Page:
language is now known to divide a lot of programmers (specially ones
with a Java background). To chose the side I'm on, I read the
excellent book from Martin Odersky, Lex Spoon and Bill Veners :
Programming in Scala. The book is really well written, it explains a lot of great
things about the language, but reading without exercising is not
really efficient (of course you can try the examples yourself, but
as I read it in bed, it is not that easy to do).
In the meantime, I found that Martin Odersky, via coursera, gives a
free course "Functional Programming Principles in Scala". I am actually attending it, and, I have to say I enjoy learning
this language. I am starting to think differently when coding, I
found myself really more critic regarding the side effects of my
methods for example.
If you're curious about Scala or about functional programming
paradigm, you should attend this course and do the assignments, it
takes time but really worth it.
At SRMvision, we use agile
methods since day one, mainly Scrum, which we rearranged to fit our
needs and goals at times. We've always looked for the perfect
computerized alternative to good old stickies.
TrelloScrum Chrome Extension
When it came out, it was clear to me that
Trello could be the cornerstone
of our internal workflow, we started from the very good
TrelloScrum plugin available on the Chrome Web Store
to count story points. This plugin is really useful in planning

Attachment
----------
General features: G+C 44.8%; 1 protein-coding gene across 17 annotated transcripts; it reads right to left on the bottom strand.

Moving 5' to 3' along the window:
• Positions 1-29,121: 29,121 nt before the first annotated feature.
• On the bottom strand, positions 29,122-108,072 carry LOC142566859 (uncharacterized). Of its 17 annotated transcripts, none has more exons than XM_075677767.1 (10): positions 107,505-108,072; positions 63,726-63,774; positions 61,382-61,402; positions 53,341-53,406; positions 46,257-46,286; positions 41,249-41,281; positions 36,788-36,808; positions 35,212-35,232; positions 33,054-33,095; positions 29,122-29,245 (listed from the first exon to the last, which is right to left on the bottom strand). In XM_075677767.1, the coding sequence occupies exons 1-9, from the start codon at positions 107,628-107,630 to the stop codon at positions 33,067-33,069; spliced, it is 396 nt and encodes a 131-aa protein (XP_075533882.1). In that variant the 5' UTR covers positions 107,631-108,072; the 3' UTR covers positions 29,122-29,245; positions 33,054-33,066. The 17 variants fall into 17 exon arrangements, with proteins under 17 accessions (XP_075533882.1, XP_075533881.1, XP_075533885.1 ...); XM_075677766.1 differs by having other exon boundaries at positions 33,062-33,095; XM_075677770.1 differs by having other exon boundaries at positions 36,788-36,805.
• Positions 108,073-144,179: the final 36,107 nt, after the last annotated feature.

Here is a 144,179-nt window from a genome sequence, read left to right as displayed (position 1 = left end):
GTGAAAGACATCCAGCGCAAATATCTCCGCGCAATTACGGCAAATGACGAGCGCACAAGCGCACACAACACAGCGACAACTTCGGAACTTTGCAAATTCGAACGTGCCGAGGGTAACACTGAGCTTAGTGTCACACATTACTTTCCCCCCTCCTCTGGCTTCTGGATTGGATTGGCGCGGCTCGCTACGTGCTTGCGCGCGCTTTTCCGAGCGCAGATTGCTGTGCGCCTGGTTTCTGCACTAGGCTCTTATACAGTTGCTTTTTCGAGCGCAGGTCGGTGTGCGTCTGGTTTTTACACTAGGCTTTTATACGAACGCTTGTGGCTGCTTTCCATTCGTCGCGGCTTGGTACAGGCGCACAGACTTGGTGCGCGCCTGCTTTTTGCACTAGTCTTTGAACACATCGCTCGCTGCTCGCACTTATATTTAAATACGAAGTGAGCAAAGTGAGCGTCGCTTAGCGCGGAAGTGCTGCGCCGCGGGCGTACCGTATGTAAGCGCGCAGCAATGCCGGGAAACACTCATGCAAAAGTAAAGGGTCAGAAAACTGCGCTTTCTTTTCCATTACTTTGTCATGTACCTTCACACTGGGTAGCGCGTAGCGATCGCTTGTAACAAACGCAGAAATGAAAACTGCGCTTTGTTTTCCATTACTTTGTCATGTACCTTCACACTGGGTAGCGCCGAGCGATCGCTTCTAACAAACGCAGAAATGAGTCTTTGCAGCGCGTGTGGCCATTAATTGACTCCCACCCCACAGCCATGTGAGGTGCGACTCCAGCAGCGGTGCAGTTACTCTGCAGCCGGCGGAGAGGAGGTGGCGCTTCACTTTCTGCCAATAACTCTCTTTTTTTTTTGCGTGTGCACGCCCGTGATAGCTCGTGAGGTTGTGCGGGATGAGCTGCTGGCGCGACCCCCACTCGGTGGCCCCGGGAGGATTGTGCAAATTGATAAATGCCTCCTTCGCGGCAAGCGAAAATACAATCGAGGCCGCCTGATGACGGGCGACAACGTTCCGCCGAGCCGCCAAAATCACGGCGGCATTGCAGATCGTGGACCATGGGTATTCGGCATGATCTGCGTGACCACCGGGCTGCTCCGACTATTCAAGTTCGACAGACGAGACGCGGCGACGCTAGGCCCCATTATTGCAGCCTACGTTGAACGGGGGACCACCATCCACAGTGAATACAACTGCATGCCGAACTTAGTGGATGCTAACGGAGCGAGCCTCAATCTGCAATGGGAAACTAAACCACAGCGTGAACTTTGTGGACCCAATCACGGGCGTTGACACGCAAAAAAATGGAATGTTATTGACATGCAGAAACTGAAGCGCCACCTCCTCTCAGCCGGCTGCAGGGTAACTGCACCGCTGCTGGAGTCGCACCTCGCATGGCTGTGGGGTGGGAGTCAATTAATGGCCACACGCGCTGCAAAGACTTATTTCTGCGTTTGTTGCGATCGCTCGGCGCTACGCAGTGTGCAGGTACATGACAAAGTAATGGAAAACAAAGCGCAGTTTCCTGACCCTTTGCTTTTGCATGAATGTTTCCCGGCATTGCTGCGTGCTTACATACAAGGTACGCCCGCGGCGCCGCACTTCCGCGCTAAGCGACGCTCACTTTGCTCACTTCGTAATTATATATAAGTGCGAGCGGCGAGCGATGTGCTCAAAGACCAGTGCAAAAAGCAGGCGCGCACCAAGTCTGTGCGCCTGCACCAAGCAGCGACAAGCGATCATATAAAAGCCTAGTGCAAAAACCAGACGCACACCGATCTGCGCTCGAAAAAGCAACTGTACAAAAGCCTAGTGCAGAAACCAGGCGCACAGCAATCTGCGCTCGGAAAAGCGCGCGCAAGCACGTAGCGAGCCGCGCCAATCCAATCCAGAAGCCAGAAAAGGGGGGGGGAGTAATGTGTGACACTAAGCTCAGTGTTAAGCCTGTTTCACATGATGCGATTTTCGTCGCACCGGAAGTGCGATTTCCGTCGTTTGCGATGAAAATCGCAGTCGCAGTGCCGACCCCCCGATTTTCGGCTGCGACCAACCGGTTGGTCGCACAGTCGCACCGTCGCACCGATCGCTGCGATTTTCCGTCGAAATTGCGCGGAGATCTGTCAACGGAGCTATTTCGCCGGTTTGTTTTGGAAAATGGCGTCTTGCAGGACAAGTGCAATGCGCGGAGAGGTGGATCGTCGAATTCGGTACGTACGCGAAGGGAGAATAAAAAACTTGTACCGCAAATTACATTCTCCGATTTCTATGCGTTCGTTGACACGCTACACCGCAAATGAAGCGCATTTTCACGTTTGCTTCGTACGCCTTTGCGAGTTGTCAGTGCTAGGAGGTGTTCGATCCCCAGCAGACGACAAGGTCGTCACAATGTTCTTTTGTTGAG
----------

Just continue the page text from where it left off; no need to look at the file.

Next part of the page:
sprints, it allows the Scrum master to track story points scheduled
in order to fill every single day in the sprint.
Forking the extension
After a few sprints, we realized we needed more than what was
included in the plugin. The main thing needed was tracking consumed
story points to get a really rapid and efficient feedback on our
sprint (real-time burndown values). Thanks to the guys behind the
plugin (Q42) and to Github, I was
able to fork the project and add these features :
if you note points in square brackets :  they are considered as
consumed points (contributed back to the plugin available in the
Chrome Web Store)
on card detail, hitting the "Done" button flags the whole card
points consumed and moves the card to the bottom of the list, then
the card view is closed so you can focus on something else (only
available in my fork)
plugged to the Trello client API, less flickering when updating
With this plugin, you'll get two counters on the top of each list
and on a top of the board : consumed points in light blue and
scheduled poins in blue. The scheduled and consumed terms are the
one we use at SRMvision, but
you can use it the way you like to manage your sprints.
Using the extension
If you want to use my fork of the extension, you'll need to get it
Github account. As it is not available in the store, you'll need to drag and drop
the downloaded file on the
Next, you'll need to authenticate the plugin to your Trello account,
to do so, there is a little circle on top of your profile picture
which is on the top right corner of Trello.
You can use the plugin without allowing it to authenticate, if you
do so, you won't be able to flag cards as Done using the button and
thus, cards won't be moved to the bottom. To authenticate, you need
to click the circle, it will popup the authenticate dialog, just
follow the steps in this popup (and close it manually when you see a
blank page - limitation of the extension).
Once authenticated, you should see a green circle and a "Done"
button on cards details.